By Margaret Houben
D-Day, or the invasion of Normandy, may have been the turning point of the war, but it wasn’t the end of the war. That was a year away. Vern Wilson had just joined the Canadian Navy.
His first ship was the Sans Peur Z52, an armed yacht. The Sans Peur was chartered in 1943, then was refit for war at Esquimalt. It left on Jan. 24, 1944, for Halifax, Nova Scotia, and arrived in late February the same year. In March of 1944 it started anti-sub training.
Vern spent the first part of his military career on this ship, learning what he needed to do and getting used to ship life.
“This was easy for me,” Vern explained, “I was one of those lucky individuals who didn’t get seasick.”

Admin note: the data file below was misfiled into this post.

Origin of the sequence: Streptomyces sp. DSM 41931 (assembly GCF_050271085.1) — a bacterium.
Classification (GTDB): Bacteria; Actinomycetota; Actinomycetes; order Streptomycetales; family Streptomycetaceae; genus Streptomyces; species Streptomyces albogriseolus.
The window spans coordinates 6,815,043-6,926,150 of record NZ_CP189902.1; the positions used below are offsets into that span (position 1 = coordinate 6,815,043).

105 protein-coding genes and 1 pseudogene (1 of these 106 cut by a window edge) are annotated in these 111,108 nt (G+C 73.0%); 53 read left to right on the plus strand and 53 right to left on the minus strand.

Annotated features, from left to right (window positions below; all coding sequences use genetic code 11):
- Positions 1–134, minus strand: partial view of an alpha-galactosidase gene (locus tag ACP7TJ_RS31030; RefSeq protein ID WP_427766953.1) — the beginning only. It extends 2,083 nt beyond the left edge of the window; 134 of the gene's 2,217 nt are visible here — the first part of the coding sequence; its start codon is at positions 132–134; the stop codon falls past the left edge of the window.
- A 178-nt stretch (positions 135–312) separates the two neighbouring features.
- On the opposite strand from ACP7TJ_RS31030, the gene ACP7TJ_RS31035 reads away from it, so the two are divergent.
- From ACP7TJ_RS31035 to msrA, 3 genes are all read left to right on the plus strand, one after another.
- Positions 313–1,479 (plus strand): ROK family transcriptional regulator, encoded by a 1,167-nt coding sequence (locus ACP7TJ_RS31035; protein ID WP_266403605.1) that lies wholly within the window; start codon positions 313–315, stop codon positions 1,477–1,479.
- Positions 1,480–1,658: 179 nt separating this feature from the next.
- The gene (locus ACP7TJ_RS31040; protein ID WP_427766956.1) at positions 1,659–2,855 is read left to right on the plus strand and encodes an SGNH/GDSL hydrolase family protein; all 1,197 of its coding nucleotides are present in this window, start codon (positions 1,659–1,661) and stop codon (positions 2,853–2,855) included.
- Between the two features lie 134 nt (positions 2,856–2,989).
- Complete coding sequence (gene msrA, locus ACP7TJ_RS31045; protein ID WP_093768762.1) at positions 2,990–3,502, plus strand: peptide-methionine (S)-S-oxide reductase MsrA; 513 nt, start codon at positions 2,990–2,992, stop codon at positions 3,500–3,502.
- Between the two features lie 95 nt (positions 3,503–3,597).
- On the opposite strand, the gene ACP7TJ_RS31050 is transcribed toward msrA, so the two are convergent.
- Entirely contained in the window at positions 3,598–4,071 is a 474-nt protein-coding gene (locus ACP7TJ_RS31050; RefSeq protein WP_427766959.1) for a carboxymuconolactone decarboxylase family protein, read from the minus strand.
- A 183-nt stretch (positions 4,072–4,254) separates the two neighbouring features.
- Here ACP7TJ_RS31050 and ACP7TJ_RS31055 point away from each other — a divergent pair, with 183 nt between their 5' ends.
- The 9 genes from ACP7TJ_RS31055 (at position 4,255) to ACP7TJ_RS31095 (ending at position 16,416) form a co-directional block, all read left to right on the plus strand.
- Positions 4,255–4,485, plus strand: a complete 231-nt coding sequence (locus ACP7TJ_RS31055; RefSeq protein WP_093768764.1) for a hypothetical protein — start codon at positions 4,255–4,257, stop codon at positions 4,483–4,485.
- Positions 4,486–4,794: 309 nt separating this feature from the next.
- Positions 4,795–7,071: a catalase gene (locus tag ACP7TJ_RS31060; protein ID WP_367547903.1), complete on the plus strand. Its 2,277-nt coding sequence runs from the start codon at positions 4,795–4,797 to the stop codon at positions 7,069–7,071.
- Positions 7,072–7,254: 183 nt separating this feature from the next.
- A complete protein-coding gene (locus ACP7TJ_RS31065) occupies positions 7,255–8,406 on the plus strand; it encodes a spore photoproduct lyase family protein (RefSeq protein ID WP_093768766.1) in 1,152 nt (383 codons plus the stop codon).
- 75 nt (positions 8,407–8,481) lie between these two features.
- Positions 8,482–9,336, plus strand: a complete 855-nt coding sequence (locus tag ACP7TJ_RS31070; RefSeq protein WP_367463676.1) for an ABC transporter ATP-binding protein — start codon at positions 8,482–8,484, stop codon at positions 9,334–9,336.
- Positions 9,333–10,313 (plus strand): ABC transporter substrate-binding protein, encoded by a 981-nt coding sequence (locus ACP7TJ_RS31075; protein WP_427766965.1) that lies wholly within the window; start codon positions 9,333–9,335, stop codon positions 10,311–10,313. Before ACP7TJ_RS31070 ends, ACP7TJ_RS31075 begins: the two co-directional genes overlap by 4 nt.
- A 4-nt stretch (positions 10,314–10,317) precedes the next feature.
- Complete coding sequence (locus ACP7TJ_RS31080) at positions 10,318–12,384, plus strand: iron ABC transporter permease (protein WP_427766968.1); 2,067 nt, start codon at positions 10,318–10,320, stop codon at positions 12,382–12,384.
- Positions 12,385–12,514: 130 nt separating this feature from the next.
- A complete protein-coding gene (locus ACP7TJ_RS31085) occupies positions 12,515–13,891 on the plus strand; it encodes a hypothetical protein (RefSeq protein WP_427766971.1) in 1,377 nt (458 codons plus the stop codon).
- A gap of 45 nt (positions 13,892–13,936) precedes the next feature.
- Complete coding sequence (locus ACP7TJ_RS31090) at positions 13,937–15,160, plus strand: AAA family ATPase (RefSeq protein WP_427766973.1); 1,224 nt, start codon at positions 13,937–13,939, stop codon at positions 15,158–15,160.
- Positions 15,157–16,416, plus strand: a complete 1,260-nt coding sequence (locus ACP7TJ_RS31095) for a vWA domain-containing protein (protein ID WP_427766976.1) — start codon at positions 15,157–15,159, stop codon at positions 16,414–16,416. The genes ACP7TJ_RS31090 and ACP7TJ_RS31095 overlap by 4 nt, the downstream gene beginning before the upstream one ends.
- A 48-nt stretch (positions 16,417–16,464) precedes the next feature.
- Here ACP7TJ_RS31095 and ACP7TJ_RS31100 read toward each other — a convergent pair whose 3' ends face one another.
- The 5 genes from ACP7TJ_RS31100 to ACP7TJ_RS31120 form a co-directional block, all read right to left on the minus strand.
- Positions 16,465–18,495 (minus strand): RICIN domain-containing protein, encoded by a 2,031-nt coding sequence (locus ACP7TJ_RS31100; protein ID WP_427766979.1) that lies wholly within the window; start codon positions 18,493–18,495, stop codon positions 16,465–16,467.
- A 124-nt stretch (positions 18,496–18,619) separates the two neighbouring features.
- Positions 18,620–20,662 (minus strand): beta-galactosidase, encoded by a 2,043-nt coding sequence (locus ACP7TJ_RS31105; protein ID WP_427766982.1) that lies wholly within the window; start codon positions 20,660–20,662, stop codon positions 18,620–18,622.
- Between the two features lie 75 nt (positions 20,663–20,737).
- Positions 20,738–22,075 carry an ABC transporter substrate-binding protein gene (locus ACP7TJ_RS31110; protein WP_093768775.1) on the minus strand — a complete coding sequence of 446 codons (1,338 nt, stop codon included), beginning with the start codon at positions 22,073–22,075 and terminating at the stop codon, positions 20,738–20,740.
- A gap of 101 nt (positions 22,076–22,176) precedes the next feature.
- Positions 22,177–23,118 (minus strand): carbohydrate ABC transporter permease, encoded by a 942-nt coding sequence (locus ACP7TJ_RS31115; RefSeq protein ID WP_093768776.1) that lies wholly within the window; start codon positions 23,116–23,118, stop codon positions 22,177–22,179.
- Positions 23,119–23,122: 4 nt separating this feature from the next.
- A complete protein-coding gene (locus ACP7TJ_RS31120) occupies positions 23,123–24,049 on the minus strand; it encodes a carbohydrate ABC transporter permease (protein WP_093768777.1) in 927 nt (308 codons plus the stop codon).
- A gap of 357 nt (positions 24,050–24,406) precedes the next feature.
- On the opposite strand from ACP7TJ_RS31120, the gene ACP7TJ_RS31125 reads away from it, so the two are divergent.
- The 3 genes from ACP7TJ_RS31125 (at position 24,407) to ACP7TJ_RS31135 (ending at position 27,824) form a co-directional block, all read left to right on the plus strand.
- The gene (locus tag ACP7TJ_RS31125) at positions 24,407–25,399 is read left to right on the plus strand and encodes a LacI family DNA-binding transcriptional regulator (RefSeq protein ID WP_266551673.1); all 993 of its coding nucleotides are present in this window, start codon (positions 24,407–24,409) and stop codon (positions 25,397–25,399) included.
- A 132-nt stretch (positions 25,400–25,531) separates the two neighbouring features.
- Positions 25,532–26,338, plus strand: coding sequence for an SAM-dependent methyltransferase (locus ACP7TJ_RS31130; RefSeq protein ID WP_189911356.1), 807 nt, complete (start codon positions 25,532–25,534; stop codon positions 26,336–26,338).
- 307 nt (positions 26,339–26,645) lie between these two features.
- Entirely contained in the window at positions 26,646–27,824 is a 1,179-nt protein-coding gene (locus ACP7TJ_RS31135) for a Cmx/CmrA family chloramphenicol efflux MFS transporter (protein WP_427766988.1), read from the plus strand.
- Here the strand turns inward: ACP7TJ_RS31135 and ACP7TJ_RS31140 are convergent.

Vern’s next ship, and his ship for the remainder of the war, was the river class frigate, the Victoriaville 320. This ship was commissioned in Nov. 11, 1944, in Quebec City. From there she went to Halifax on Dec. 3, 1944.
On Feb. 27, 1945, it was assigned to escort group C9, traveling to Londonderry, Northern Ireland, with Vern on board.
Victoriaville spent the remainder of the war escorting convoys back and forth across the North Atlantic, watching for subs and ready to deal with any it might find.
She left Barry, Wales, on May 2, 1945, to pick up convoy ON.300 on her way home to Canada.
“We spent a lot of time hunting for subs,” Vern remembers, “And near the end of the war we did find one. We were headed to Canada when we spotted it. We chased it for awhile, then lost it. A few days later, we found out that it had surrendered to the Canadians.”
The U-boat met the Canadian frigate 500 miles off Cape Race, Newfoundland, on May 11. The U-boat captain, Reith, signed a document of unconditional surrender, and was taken prisoner with his crew aboard Victoriaville, which then escorted the submarine to Bay Bulls, Newfoundland, arriving on May 14.